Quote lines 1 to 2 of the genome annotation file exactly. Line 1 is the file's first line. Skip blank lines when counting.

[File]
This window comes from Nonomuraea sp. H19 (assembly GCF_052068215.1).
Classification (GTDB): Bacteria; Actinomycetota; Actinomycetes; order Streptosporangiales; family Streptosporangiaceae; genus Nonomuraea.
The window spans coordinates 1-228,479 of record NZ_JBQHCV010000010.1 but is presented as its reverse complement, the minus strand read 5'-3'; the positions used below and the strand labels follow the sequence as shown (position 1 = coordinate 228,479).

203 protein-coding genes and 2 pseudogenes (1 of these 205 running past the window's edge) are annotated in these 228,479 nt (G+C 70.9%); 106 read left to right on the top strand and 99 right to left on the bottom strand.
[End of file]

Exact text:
This window comes from Nonomuraea sp. H19 (assembly GCF_052068215.1).
Classification (GTDB): Bacteria; Actinomycetota; Actinomycetes; order Streptosporangiales; family Streptosporangiaceae; genus Nonomuraea.